Tag Archives: cartoonists

It’s Donald Day!

No, not that Donald.  June 9 is National Donald Duck Day, marking the screen debut in 1934 of the sailor-suited and often “fowl”-tempered Disney cartoon character.

Cartoons created by both professionals and amateurs can be found in the Manuscripts & Folklife Archives collections of WKU’s Department of Library Special Collections.

Some, like the sketches of Kentucky governor James Proctor Knott, could be both artistic and satirical.  There’s also Richard Outcault, who sent a get-well wish to his friend’s young daughter via his famous creations, “Buster Brown” and his dog “Tige.”

Buster Brown and Tige

Buster Brown and Tige

And there’s Bill “Whitey” Sanders, cartoonist for WKU’s College Heights Herald and later longtime editorial cartoonist for the Milwaukee Journal, who depicted the joys of student life.

Whitey Sanders, College Heights Herald, Nov. 19, 1954

Whitey Sanders, College Heights Herald, Nov. 19, 1954

And there’s WKU art professor Ivan Wilson, who passed the time during a long illness drawing whimsical cartoons featuring himself and his good friend, English professor John H. Clagett.  The two enjoyed hunting, fishing and hiking together, and apparently Wilson also grabbed some shears from time to time and trimmed Clagett’s hair (no word on whether the mane was a comb-over).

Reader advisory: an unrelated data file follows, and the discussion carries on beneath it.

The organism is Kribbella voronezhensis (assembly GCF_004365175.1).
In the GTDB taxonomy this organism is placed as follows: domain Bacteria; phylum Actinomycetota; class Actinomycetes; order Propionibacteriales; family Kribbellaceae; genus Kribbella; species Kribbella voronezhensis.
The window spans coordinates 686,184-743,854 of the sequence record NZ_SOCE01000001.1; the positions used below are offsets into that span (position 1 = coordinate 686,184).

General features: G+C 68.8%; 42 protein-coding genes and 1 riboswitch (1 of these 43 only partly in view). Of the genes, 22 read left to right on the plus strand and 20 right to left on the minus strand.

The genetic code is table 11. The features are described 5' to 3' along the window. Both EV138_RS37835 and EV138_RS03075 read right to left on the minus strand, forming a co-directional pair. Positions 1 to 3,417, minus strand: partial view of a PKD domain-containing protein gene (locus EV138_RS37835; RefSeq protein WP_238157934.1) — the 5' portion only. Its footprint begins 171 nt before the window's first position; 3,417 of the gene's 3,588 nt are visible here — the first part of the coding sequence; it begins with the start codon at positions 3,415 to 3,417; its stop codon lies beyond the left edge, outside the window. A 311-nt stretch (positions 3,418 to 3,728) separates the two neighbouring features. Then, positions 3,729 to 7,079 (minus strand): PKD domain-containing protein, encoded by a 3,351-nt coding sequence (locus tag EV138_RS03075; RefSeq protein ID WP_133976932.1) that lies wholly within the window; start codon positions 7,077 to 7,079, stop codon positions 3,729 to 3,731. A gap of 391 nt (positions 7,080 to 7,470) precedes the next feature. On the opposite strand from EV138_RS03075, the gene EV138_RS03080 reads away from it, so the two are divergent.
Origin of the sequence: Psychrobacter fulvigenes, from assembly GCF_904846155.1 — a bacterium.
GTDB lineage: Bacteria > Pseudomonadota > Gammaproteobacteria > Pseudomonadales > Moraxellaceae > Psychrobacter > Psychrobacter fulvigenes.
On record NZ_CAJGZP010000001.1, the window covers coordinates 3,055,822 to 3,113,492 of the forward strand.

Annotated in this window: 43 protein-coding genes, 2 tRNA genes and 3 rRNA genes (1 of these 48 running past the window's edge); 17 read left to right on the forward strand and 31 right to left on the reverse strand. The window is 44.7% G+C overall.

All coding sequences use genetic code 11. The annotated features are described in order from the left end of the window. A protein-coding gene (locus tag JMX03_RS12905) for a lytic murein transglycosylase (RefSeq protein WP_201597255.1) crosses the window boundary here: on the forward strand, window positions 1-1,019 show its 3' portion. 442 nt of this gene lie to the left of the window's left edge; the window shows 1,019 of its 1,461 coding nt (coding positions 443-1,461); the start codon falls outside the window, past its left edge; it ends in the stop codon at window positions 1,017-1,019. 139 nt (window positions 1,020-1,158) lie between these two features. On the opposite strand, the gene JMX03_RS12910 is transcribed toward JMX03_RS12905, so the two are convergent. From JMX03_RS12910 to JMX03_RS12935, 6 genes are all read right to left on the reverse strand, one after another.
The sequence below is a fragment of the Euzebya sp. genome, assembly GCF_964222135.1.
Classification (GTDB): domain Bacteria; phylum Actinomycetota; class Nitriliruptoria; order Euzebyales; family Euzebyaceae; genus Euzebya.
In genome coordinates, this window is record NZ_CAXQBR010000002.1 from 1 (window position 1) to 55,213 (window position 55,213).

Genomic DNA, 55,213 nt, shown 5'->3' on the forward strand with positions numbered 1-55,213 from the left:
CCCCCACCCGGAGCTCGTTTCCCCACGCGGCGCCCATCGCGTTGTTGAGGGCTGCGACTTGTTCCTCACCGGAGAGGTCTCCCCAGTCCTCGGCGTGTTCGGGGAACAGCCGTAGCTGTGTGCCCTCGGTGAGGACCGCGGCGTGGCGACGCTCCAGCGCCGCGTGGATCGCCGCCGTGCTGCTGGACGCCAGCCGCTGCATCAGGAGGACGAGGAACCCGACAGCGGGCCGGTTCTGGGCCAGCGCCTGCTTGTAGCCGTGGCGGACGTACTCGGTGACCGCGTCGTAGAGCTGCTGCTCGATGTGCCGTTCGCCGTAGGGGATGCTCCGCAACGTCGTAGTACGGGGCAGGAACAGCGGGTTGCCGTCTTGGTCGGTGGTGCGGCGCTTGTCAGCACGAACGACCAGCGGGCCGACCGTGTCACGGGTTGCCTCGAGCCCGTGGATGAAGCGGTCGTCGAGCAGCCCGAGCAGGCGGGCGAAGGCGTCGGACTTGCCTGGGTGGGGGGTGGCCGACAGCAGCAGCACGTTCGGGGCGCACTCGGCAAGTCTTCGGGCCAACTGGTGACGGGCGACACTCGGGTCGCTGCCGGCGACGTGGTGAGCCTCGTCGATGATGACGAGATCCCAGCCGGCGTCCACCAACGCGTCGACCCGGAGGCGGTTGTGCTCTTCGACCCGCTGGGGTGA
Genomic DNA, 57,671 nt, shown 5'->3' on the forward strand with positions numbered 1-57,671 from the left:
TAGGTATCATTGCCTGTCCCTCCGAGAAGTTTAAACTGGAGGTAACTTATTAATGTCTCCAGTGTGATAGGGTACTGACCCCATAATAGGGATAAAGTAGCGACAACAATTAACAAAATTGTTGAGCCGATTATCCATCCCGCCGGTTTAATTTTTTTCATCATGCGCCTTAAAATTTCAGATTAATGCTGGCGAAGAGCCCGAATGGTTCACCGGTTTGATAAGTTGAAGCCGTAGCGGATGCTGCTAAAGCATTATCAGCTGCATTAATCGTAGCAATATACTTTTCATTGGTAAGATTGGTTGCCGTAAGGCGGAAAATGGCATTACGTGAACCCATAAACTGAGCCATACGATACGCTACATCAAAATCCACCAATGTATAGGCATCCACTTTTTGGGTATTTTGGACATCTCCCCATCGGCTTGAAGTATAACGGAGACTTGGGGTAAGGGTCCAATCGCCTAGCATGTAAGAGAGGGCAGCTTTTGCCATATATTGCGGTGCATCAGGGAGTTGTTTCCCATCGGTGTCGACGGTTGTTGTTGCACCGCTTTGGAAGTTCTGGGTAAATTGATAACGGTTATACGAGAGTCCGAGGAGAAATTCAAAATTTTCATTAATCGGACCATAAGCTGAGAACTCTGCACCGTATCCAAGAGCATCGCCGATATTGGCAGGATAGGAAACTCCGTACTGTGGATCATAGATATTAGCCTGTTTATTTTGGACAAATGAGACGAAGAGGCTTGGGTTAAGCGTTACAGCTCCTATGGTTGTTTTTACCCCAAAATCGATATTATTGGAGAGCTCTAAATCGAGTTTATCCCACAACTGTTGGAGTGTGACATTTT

Ivan Wilson and John Clagett

Ivan Wilson, barber, and John Clagett

And there’s Staff Sergeant Jay Maschak, serving in 1990 with the 101st Airborne during Operation Desert Shield, who drew his own version of Donald Duck for his pen pal, Elizabethtown, Kentucky Girl Scout Kelly Butler.

Jay Maschak to Kelly Butler

Jay Maschak to Kelly Butler

Click on the links to access finding aids for these collections.  For more collections about artists and cartoonists, search TopSCHOLAR and KenCat.

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Speaking with Pictures

James Proctor Knott cartoons

James Proctor Knott cartoons

James Proctor Knott (1830-1911) was a native of Marion County, Kentucky who practiced law in Memphis, Missouri before being elected attorney general of that state in 1860.  As the country moved toward civil war, he did not adopt the pieties of either side; he disapproved of secession but declined to take a prescribed loyalty oath to the U.S. government, an act that led to his disbarment and a brief stay in prison.  Knott then moved back to Kentucky (his second wife’s home town was Bowling Green), where he became a member of Congress and then governor.

James Proctor Knott sketch of man readingKnott also liked to draw.  A collection of his sketches and cartoons is part of the Knott Collection in the Manuscripts & Folklife Archives holdings of WKU’s Department of Library Special Collections.  Executed in pencil, ink and watercolor, they show Knott’s appreciation of human, plant, animal and architectural forms.  On one small rendering of a landscape, he has added these lines from Hamlet: “We must speak by the card [precisely, that is], or equivocation will undo us.”

James Proctor Knott landscape with Hamlet quote

Click here for a collection finding aid.  For more collections relating to artists and cartoonists, search TopSCHOLAR and KenCat.

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